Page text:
No longer the ‘inky way’

15 June 2009

Written by: Lawrie Zion

Well, it’s the 21st Century, and the contemporary journalist could be forgiven for staying in bed all day, for they know that whichever side they choose to get out of will probably be wrong. Media students around the world are assailed by such comforting facts as “20,000 jobs have been cut from American newspapers since the beginning of 2008”. It’s enough to make you nostalgic for the type of Australian newspaper room of the 1920s described in R.B Walker’s Yesterday’s News, where journalists learned their skills “the inky way”. Cadets would be taught by a newspaper ‘schoolmaster’ in English expression, mathematics, shorthand and typing, and then off they’d go as  fully equipped journalists.

But, the last thing a 21st Century journalist should do is stick their unemployed or soon-to-be-made-redundant head in the sand. So, here are the top ten skills and strengths a journalist needs to ensure both they and their profession thrive in this new century:

1. Be Tech Savvy

This means becoming intimate with HTML web formatting, photo-shopping and practicing ‘safe SEO’. For all journalists, both old and new, it is invaluable to keep up to date with the tricks of the modern media trade. As jobs in print news rooms decline, employment in online news is the natural adaptive shift in focus a journalist may have. Thus, it will help immensely if a journalist is able to create and package their own online content. A familiarity with correctly sizing and uploading images and content for the web can mark a media professional as literate in all the ways that count.

In order to make one’s skill sets doubly remarkable, it may be even more impressive than the ability to speak Swahili, to be able to ‘talk’ and implement the magical skills of Search Engine Optimization (SEO). For the journalist who can ensure the content they or their publication writes is most likely to be found high up in the list of an online search, job prospects should look fairly promising. By intelligent out-bound and in-bound linking, use of URLs featuring article key words and content-based headlines, the SEO-skilled journalist can be an attribute to online news rooms.

2. Tools of the Trade

A carpenter can only do his jobs if his drill-bits are sharp and he brings his own extension cords and saw-horses. While news rooms across most mediums will (hopefully) be up to date with leading equipment, it cannot hurt for a journalist to carry around their own audio and visual capturing equipment as well as editing tools and portable access to the internet. Unfortunately these are not things with which journalists are born, but an investment in a Blackberry, i Phone, or laptop should afford a level of independence from the physical newsroom and make news-gathering a process that can occur comprehensively at any time. Also, use your repertoire of advanced gadgetry to secure a place in the hearts of online forums. Who knows how long they’ll last, but if you can stand viewing social networking sites as bona fide pathways to news and information, get on Facebook, get Twittering and Flickr-ing and whatever the next strange, slightly addictive forum to emerge is.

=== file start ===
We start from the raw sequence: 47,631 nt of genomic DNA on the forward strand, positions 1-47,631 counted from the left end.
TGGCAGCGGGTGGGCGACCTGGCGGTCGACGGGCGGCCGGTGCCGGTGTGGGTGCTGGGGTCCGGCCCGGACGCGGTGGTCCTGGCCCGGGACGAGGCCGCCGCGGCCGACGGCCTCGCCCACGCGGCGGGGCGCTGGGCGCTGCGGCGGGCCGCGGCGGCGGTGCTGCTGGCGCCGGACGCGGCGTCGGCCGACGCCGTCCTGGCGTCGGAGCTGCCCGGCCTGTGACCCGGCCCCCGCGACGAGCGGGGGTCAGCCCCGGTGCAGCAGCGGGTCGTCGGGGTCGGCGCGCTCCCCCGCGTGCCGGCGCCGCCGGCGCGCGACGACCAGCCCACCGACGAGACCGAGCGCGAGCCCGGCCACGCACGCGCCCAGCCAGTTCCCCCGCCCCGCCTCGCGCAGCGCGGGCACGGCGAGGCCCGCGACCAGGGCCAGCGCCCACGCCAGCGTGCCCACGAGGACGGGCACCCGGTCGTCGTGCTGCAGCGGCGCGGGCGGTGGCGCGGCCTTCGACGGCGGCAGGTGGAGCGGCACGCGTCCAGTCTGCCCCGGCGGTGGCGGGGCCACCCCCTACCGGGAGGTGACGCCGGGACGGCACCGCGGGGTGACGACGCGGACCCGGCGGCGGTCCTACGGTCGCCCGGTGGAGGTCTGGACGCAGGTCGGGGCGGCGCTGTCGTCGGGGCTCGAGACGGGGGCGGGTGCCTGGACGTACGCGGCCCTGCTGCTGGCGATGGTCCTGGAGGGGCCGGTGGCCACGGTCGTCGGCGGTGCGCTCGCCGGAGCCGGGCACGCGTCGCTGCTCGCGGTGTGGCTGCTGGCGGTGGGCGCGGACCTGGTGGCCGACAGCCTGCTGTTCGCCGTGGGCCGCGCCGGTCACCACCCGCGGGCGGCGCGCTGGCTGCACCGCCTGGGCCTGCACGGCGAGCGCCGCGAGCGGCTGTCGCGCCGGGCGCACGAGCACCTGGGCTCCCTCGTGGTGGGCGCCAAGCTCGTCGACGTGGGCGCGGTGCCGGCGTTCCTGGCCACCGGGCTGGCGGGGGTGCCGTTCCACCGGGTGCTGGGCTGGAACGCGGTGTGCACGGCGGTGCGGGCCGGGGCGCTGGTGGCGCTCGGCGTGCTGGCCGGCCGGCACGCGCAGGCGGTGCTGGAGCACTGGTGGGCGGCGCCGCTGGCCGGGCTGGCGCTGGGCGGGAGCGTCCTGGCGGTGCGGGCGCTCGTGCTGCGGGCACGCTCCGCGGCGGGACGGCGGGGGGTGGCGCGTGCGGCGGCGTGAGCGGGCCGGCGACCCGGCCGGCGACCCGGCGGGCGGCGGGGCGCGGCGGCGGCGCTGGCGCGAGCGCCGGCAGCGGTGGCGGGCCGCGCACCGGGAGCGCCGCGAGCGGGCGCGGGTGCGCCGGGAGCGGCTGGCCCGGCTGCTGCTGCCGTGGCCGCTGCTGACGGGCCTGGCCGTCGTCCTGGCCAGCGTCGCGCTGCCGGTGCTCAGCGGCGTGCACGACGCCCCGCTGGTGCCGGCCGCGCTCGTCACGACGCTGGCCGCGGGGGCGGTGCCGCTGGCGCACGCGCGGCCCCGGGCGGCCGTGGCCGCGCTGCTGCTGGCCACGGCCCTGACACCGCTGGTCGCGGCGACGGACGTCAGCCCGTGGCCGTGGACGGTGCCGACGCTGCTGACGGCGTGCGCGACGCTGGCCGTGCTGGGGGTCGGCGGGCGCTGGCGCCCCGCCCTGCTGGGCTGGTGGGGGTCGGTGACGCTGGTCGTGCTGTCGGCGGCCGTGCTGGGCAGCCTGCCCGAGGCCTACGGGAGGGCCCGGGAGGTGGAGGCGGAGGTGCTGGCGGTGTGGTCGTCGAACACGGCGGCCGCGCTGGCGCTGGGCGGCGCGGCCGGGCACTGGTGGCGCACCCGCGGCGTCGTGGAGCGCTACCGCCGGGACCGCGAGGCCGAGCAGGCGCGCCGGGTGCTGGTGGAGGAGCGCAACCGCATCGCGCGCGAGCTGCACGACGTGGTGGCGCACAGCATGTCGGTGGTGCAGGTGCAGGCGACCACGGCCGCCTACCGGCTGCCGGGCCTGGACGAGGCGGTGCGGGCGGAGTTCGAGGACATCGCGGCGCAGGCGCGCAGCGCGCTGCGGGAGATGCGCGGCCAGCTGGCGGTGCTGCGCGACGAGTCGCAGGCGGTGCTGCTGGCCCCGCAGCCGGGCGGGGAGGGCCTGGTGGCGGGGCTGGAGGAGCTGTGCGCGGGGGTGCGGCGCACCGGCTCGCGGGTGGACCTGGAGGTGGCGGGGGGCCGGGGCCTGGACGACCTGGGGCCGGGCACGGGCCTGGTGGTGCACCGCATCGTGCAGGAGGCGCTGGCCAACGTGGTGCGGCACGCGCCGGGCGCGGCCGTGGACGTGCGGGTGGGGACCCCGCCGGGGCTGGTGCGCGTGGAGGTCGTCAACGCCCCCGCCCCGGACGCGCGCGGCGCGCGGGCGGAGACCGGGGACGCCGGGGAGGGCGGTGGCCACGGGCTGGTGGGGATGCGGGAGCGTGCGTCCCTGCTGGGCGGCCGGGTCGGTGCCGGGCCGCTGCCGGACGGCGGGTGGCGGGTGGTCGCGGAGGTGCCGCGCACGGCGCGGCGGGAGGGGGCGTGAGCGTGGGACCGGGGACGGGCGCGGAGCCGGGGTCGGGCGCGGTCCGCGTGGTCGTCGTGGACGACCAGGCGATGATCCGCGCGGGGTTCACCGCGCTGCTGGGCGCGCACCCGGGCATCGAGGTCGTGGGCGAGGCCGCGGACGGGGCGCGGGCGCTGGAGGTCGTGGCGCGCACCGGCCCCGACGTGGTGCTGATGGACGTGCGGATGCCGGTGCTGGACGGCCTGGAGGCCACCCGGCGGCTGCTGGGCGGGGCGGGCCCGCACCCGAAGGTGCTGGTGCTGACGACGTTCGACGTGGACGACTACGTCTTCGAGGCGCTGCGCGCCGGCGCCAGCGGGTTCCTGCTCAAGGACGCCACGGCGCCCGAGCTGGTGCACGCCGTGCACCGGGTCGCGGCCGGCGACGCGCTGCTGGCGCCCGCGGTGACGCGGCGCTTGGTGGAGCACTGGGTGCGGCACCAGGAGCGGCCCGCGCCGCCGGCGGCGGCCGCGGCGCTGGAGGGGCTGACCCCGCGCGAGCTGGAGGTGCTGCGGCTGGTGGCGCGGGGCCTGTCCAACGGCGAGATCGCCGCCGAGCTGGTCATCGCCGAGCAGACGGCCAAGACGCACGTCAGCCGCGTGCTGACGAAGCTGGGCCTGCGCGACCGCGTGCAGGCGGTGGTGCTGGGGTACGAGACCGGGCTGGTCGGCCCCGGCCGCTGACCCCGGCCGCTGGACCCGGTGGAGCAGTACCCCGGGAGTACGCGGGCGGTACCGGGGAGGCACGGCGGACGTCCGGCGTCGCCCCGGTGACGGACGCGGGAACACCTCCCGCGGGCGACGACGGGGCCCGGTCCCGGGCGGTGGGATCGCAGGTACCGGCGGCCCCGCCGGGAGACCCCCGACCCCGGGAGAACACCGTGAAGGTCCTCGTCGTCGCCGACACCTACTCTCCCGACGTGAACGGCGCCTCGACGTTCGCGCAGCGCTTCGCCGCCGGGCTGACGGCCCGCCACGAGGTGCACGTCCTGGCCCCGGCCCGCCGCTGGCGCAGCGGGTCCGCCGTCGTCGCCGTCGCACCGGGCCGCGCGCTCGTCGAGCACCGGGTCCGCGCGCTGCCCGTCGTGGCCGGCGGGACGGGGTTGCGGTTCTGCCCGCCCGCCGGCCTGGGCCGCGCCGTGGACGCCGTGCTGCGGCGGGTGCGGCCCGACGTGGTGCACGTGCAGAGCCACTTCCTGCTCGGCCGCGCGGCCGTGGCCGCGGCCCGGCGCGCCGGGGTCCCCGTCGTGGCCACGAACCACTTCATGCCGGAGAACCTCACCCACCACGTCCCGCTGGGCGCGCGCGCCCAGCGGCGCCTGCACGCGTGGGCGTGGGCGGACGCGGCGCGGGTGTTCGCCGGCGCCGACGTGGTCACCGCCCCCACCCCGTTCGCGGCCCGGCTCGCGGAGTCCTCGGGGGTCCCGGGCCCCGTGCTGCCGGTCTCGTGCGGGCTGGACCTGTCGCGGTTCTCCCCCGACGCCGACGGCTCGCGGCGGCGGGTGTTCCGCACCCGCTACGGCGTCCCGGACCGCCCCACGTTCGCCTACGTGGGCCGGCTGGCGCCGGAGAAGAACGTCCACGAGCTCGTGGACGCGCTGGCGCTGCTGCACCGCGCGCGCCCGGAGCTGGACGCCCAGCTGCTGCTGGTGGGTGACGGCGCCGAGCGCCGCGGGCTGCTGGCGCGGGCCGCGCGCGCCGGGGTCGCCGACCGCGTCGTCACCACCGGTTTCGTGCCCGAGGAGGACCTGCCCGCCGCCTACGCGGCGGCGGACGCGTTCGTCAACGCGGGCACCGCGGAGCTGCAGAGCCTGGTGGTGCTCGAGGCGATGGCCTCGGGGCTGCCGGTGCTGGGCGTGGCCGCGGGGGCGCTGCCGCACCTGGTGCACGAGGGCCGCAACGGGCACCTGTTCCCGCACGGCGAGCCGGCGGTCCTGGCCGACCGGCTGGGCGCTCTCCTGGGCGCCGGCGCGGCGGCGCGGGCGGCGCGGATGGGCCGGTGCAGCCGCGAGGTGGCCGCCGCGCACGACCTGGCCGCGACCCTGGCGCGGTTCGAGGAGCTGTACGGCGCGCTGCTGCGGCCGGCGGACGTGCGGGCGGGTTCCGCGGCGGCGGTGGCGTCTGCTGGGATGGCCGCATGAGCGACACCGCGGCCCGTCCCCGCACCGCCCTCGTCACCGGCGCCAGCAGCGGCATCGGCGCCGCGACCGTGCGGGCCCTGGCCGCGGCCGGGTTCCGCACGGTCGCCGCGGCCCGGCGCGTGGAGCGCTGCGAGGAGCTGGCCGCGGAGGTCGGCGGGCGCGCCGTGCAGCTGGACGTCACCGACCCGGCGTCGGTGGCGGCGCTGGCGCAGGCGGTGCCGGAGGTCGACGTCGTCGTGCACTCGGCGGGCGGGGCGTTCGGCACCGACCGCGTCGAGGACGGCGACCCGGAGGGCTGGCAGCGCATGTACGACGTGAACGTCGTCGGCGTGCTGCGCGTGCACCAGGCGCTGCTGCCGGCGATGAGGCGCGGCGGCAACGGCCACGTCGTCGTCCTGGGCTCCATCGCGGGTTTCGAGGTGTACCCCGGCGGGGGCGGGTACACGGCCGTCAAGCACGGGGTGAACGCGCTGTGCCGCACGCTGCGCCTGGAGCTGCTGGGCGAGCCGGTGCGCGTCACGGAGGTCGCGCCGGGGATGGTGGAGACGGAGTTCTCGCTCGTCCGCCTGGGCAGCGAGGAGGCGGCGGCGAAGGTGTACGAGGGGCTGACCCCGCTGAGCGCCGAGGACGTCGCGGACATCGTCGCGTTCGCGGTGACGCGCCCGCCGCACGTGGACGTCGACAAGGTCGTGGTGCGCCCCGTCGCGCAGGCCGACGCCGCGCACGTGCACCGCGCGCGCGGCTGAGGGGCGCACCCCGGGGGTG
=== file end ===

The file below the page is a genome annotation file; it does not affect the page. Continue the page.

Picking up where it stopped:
3. Obstinacy and Tenacity

According to Jay Rosen’s ‘flying seminar on the future of news’, “newspapers approach the abyss”. Still, if you’ve long held the urge to see your article columns stretched gloriously across a broadsheet page, and always need something on-hand to line the guinea pig hutch with, why should you acknowledge defeat? Rosen continues by comparing contemporary journalists to people forced to journey to a new land, like migrants “working out how many of our old customs are still useful, and how many we should leave behind in the old country”.

Yet as journalism expands through different mediums, whiile dwindling in others, a model of plurality may still include a space for the older media forms. Political journalist Cherian George optimistically contends: “in some markets newspapers are still growing. And, even where they are not, there’s no evidence that they will disappear entirely”. So, for both the news veteran and the fledgling journalism graduate, it may be wise to question prophecies of doom. If professionals continue to commit to quality and investigative news pieces on the printed page then the most traditional of mediums may not be altogether sacrificed for the newest digital conduits.

4. A Valid Passport and a Degree

At the risk of framing the contemporary journalist in an elitist image, it is necessary to define the official documentation a journalist needs for success in the 21st Century media landscape. A journalist, remains in many minds, an educated professional. It seems reasonable to assume a good journalist seeking to produce high quality news must have a level of training to match. On the UNESCO website journet, an article suggesting the qualities looked for by respected media outlets in journalism graduates include: initiative, creativity, critical thinking, reasoning logically and the capacity to “provide a proven academic track record (preferably in law, history or economics)”. The more widely a journalist has studied, it seems, the better their knowledge of the world and current affairs will be. Add to this a level of practical experience, and news audiences should be better able to trust members of a profession who have often ranked unfavourably in the ‘trust’ stakes.

In an environment in which global news is instantly accessible, a reporter should not underestimate the role travel may play in enhancing their work. In 2003 when ‘Reporters Without Borders’ published a ranking of countries according to their levels of press freedom, the US ranked below Costa Rica, and Italy below Benin. Only if reporters continue to travel, will  a global news transparency will only be encouraged.

5. Networking Skills